By Guest Bride Blogger Madeleine Hill
August 13, 2011
Justin Trails Farm, Sparta, Wisconsin
The summer has flown by, and here it is, almost the end of August, the wedding is already old news, and I’m a married woman. Although stressful at times, it was an incredible weekend, filled with lots of love, celebration, and delicious food. But I certainly understand now why most people opt for a honeymoon directly after . . . to take a deep breath and relax! For the last three months I’ve focused all of my energy toward planning this event, with lots of help from my husband and family, and now that it's all said and done, I’ll share my final ideas about pulling off an almost entirely “do-it-yourself” wedding.
Thanks to all of our family and friends, who really came together and pitched in, our celebration went off without a hitch. The whole weekend flew by in the whirlwind of activity, from the bachelorette and bachelor parties straight through to the Sunday brunch. It took a team of helpers to keep everything organized and fairly on-time, but the wedding was better than I could have imagined.
The farm setting was a big hit, and luckily the weather cooperated almost the entire weekend. From the beautiful landscaped gardens, to the 10-foot tall corn fields and the rolling woodland hills, the natural landscape was ideal for a picturesque Midwestern ceremony. We were even married under a full moon. Having the extra acreage was perfect for setting up yard games, entertainment, a spacious buffet, and allowed everyone to wander around and explore the surrounding environment. Thankfully the skies were clear so we could have our ceremony outdoors under the century-old oak tree and we were able to set up one long table for 60 people without a white tent overhead. The communal table is a great way to bring all of the guests together to share in the small, intimate dinner. Plus, 64 feet was a giant blank canvas to allow my floral creativity to flow, and designing the centerpieces was a lot of fun.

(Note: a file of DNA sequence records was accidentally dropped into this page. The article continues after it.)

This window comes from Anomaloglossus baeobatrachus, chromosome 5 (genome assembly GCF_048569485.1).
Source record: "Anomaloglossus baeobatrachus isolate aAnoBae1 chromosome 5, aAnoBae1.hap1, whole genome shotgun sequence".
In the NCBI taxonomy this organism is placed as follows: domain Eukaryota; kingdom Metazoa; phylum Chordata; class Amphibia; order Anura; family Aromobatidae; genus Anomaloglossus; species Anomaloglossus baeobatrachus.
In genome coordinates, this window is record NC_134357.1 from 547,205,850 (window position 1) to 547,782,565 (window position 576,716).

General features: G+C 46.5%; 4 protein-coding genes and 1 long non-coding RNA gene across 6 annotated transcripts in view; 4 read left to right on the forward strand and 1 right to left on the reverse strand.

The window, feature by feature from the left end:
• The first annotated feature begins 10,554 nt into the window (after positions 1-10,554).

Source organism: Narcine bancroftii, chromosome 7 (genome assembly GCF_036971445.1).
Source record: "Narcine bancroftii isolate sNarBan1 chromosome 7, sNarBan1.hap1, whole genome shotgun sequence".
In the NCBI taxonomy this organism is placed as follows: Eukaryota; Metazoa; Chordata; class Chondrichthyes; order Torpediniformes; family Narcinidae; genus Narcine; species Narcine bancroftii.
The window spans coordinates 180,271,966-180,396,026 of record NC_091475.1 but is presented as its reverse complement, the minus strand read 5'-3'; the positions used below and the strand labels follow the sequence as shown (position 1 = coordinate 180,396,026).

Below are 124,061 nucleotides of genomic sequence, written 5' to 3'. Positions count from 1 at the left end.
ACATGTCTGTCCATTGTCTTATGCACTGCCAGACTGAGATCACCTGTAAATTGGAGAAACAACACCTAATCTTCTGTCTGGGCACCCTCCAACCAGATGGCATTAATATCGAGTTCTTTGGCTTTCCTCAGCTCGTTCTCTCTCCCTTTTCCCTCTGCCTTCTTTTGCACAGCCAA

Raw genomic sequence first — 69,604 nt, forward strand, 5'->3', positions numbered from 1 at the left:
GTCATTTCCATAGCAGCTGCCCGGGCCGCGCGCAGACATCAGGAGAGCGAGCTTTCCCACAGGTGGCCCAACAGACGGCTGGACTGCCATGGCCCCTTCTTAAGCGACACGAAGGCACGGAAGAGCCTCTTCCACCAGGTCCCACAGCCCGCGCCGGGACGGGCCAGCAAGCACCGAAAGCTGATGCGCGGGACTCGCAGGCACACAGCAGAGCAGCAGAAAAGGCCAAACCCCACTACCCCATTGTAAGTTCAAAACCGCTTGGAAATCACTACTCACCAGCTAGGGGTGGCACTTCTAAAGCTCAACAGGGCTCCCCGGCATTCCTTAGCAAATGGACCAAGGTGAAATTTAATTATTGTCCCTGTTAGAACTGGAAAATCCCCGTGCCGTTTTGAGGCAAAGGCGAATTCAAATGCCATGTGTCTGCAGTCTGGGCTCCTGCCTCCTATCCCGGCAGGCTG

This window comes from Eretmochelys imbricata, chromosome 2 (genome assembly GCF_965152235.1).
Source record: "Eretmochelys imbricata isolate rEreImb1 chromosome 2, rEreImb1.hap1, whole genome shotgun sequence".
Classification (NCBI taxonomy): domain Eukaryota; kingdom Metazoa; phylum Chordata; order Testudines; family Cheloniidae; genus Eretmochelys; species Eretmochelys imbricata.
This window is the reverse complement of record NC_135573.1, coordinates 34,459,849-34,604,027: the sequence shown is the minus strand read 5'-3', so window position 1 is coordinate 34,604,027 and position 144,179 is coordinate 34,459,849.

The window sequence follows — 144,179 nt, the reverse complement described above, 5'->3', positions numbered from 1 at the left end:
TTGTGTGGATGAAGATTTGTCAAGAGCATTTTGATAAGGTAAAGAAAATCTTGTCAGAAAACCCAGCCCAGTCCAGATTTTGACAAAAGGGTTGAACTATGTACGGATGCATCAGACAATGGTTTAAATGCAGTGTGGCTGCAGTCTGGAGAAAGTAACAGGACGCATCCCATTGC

I chose to do a series of different centerpieces to cascade down the middle of the long table. From tall vases with curly willow and big sunflowers to low compact designs, I tried to do enough variety of styles to keep the eye interested. I wanted the flowers and colors to compliment the environment, so our August farm wedding was filled with sunflowers, kale, coxcomb, black-eyed Susans, hypericum berries and deep purple dahlias. If you want to create your floral arrangements and are getting married in the summer, keep the local farmers’ market in mind. I ordered most of my flowers from a local grower at the downtown St. Paul market and found the prices less expensive than the wholesaler and far cheaper than ordering bulk from a flower shop.The quality of the blooms also rivals those flown in from South America and Thailand, so think local for your next event!
We were lucky to have so many talented people in our lives, it really came in handy when planning the reception. My mom, with the help of family and friends, catered the reception. It was a ton of work, but with that said it was so meaningful to serve a meal that represented our individual childhoods and hometowns. Friday night before the wedding, our families gathered in the kitchen to prep the food for the next day, it was truly a team effort to come together and make it a memorable dinner. And the food was much tastier than any catered event I've been to! In addition to the foodie friends, we also had a set of talented musicians serenade us during our ceremony and reception. Paul's uncle played a Beatles compilation on his guitar for the processional and after dinner, my dad dedicated a few songs to us, along with a couple of sing-alongs to get the crowd involved (and even managed to make Paul the lead singer of his favorite Old Crow Medicine Show song). With the right instruments, a few amps, a microphone, and willing musical participants, we were able to enjoy about 40 minutes of live music. And our guests raved about how wonderful this part of the reception turned out!
There are tons of arguments for and against a "do-it-yourself" celebration. In our situation it turned out great and with a small enough guest list it was totally doable. Everyone's participation made the event that much more meaningful. To make it successful, be organized, make lists, delegate tasks to your trusted advisers, and remember that you must be open to last minute changes and minor imperfections. Scale down your list, instead of trying to do million things, focus on making the important stuff shine. I tried to put a lot of energy into the details, but ran out of time to finish every little task. It's important to remain calm and go with the flow, your attitude can make or break the mood, so remember that the most important details are the people around you.
Photography by Will Krause